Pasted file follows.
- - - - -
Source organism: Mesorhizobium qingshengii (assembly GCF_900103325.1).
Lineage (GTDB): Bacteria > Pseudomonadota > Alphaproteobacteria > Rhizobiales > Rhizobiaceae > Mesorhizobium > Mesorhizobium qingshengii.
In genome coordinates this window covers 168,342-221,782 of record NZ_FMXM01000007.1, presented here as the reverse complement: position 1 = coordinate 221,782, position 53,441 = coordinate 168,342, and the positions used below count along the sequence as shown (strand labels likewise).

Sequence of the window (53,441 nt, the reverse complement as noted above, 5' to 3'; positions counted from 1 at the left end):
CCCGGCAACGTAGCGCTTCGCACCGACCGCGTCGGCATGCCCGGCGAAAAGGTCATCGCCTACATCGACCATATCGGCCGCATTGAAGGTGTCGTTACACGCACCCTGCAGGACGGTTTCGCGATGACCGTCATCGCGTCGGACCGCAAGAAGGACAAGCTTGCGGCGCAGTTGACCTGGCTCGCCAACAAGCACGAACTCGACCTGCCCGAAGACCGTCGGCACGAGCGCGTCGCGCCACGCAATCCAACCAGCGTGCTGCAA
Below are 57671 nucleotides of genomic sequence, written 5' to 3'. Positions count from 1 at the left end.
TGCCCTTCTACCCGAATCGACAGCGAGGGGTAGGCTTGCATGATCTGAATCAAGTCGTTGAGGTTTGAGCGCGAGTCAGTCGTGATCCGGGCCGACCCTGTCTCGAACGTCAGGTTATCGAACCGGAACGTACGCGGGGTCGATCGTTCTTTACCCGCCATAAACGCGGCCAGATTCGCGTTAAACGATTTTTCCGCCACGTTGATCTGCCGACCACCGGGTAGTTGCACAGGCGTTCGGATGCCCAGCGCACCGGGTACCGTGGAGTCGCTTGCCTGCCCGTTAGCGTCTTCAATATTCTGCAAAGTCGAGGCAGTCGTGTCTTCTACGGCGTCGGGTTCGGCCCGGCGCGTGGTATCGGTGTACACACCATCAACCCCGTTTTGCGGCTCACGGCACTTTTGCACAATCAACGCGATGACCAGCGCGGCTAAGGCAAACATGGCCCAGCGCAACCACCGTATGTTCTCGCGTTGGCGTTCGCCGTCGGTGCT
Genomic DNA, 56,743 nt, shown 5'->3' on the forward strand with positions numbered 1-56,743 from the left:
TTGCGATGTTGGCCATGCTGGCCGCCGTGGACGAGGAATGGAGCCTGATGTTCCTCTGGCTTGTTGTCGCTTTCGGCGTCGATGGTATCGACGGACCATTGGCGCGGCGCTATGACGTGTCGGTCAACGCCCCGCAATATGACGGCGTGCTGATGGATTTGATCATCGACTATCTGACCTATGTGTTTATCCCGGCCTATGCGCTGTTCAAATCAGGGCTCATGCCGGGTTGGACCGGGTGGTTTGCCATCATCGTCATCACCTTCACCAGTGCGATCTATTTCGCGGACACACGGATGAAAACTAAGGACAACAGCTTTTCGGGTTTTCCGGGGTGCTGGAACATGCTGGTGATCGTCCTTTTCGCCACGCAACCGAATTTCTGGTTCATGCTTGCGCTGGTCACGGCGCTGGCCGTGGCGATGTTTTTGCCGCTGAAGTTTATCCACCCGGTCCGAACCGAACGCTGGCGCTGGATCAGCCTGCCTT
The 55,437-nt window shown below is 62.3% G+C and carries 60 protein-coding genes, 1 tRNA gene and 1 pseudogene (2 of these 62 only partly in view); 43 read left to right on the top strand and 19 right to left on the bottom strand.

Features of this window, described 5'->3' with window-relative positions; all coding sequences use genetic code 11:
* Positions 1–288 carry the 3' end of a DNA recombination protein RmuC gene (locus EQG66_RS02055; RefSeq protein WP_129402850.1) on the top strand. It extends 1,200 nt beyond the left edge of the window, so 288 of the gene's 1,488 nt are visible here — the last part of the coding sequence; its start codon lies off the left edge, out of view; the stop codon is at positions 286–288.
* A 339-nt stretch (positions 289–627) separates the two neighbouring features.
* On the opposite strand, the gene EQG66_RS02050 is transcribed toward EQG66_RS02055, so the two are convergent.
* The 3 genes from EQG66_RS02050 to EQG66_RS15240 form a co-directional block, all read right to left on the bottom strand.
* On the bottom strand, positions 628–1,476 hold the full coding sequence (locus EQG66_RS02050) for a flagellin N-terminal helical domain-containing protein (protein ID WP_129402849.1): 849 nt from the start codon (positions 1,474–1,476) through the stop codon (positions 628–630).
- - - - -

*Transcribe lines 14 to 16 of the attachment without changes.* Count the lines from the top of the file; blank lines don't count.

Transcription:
* On the opposite strand, the gene EQG66_RS02050 is transcribed toward EQG66_RS02055, so the two are convergent.
* The 3 genes from EQG66_RS02050 to EQG66_RS15240 form a co-directional block, all read right to left on the bottom strand.
* On the bottom strand, positions 628–1,476 hold the full coding sequence (locus EQG66_RS02050) for a flagellin N-terminal helical domain-containing protein (protein ID WP_129402849.1): 849 nt from the start codon (positions 1,474–1,476) through the stop codon (positions 628–630).